City gives thumbs up to port RV plan
Port District 7’s plan to put in an RV park at Banks Lake Golf Course has been viewed favorably by both Electric City’s planning commission and city council.
The plan, if everything goes forward, is to put in a 48-pad RV park where the driving range is and along the first fairway at the course.
Port district officials, who are now running the golf course, went before the planning commission Nov. 6, and to the city council last Tuesday night.
In both instances, the port district was encouraged to move forward with its plan. All of the steps will have to be formally approved as they are developed, officials told the port representatives.
Port District 7 Chairman Orville Scharbach and Commissioner Jerry Birdwell appeared before the council Tuesday asking for its support so the port could move forward with its effort to secure funding for the project.
Scharbach told the council that the port district plans to appear before the Grant County Strategic Infrastructure Program Advisory Committee to ask for some $317,000. Scharbach said that if the port district was successful in this effort, part of the funds might come as a grant and the rest as a loan. Any action would have to be approved by the Grant County Commissioners.
Scharbach produced a drawing showing room for 48 RV pads in the 6.8-acre layout. He said that maybe only 30 would be developed.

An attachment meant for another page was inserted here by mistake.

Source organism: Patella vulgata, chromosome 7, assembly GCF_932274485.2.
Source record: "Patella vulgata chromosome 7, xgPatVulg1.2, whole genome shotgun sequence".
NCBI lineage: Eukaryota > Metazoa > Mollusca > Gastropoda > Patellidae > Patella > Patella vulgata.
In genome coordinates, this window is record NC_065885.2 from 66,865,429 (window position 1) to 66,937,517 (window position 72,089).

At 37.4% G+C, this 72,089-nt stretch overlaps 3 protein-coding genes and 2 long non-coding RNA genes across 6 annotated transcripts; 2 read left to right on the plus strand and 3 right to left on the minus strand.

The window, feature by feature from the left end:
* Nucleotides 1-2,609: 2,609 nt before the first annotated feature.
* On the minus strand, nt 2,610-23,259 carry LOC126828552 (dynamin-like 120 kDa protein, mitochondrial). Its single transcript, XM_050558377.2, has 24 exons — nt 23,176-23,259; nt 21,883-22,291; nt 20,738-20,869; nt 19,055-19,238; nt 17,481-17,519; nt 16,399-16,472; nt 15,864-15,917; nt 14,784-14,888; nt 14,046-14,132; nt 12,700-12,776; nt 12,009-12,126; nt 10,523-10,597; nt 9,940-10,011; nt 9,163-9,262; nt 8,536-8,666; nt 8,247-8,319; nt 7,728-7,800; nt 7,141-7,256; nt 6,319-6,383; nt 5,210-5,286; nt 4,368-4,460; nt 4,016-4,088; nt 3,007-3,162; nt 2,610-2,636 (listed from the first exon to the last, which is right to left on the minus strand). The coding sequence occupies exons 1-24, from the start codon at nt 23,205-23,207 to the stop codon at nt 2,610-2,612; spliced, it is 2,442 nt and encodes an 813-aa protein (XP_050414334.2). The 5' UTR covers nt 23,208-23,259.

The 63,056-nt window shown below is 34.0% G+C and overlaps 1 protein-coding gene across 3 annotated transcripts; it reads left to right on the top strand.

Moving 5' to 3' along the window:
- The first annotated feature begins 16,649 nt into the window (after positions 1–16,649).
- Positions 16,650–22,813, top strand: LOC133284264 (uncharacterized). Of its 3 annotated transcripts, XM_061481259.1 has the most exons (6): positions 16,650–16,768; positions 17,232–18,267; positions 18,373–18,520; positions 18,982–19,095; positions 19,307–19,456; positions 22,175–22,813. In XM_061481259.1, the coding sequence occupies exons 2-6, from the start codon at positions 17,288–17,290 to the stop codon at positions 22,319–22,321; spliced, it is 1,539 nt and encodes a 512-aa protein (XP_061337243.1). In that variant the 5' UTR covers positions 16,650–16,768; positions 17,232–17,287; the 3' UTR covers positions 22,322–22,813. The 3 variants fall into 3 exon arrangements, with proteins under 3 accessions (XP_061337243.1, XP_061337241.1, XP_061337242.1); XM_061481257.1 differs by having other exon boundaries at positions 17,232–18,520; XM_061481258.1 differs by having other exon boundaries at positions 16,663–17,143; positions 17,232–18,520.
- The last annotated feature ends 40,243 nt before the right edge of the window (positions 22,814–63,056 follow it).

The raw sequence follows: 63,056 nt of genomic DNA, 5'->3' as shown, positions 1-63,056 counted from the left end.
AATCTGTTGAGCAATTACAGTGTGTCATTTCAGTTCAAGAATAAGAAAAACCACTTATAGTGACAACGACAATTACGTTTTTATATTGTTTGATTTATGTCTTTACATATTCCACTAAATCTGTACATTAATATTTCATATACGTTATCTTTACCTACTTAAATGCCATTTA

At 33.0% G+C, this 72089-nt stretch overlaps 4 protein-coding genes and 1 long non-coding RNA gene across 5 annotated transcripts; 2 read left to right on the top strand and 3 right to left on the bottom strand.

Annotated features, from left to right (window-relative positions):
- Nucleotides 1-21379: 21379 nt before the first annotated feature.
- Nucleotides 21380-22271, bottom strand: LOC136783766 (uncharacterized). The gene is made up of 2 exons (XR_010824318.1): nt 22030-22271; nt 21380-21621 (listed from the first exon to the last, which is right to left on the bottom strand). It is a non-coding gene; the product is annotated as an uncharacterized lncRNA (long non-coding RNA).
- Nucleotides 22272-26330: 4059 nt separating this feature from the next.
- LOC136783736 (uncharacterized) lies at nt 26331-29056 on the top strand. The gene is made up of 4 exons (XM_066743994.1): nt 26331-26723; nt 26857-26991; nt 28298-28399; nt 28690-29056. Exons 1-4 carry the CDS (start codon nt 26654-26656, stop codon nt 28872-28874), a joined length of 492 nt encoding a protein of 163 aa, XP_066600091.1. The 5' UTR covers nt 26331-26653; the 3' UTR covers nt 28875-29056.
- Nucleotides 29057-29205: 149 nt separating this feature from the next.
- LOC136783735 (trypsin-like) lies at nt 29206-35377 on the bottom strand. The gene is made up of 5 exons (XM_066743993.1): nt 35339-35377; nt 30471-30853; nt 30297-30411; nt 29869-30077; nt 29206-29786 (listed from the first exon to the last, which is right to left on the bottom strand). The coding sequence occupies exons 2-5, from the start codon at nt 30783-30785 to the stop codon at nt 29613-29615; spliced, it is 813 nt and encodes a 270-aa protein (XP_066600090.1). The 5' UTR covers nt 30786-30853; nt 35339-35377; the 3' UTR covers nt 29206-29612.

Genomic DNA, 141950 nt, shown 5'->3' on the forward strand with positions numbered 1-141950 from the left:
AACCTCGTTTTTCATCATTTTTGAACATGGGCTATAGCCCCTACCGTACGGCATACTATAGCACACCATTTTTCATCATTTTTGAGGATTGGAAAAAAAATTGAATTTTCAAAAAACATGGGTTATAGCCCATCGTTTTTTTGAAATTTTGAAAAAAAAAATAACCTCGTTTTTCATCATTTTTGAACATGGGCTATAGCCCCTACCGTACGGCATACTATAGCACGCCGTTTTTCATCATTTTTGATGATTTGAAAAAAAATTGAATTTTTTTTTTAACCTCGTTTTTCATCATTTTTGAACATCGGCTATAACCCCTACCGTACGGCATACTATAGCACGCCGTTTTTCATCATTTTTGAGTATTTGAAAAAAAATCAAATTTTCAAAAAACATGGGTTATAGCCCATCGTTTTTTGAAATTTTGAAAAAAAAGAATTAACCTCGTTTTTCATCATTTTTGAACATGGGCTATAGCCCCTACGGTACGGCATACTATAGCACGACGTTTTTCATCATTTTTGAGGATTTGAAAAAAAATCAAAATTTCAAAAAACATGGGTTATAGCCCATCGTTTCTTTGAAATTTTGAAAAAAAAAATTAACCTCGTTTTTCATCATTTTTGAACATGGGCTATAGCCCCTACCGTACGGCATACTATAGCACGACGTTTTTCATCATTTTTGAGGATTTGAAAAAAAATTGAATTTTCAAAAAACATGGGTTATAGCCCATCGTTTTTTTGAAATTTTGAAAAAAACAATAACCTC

It is the port district’s hope that the project could be completed in time for summer use in 2013.
Scharbach spoke of similar RV parks at golf courses in Quincy and Warden. Both were producing much needed revenue through golf play.
The port district took over the Banks Lake Golf Course operation last March when the former operator walked away from the course. The district sank an estimated $120,000 in the course for improvements and operation from March through October.
A feasibility study on how the RV park would benefit the golf course is due this Friday and will be part of the package the district presents to the county on Dec. 3.
The port also produced a number of letters from campground operators stating they were not opposed to the RV plan at the golf course.
The district has been looking for ways to stimulate play and increase revenues at the course since it doesn’t have money to bankroll its operation in 2013.
While there were successes in the district’s operation of the golf course this past season, it wasn’t enough to sustain its operation.
The successes were largely in the improvement in the number of memberships, and of the course’s greens which had been damaged the winter before.
The port district has already appeared once before the SIP committee, and leaders came away encouraged that the project was possible.
The RV park will provide two important revenue sources for the course. One in the fees it generates from people parking their RVs there, and two in the number of people who play the course. Membership alone, and play by a diminishing number of visitors, has not been enough to sustain the course.
In the cases of the RV parks in Quincy and Warden, some park their trailers there for the entire summer so they can return on weekends to play golf, Scharbach pointed out.
The 6.8-acre space will be designated “tourist commercial,” similar to Coulee Playland, a spokesperson stated.
The park would take up the driving range and the newer number-one fairway. Golfers would then use the old number-one fairway.
The port district would have to provide the full engineering plan and move forward with the project quickly if the financing effort is fruitful in order to be up and running this next summer.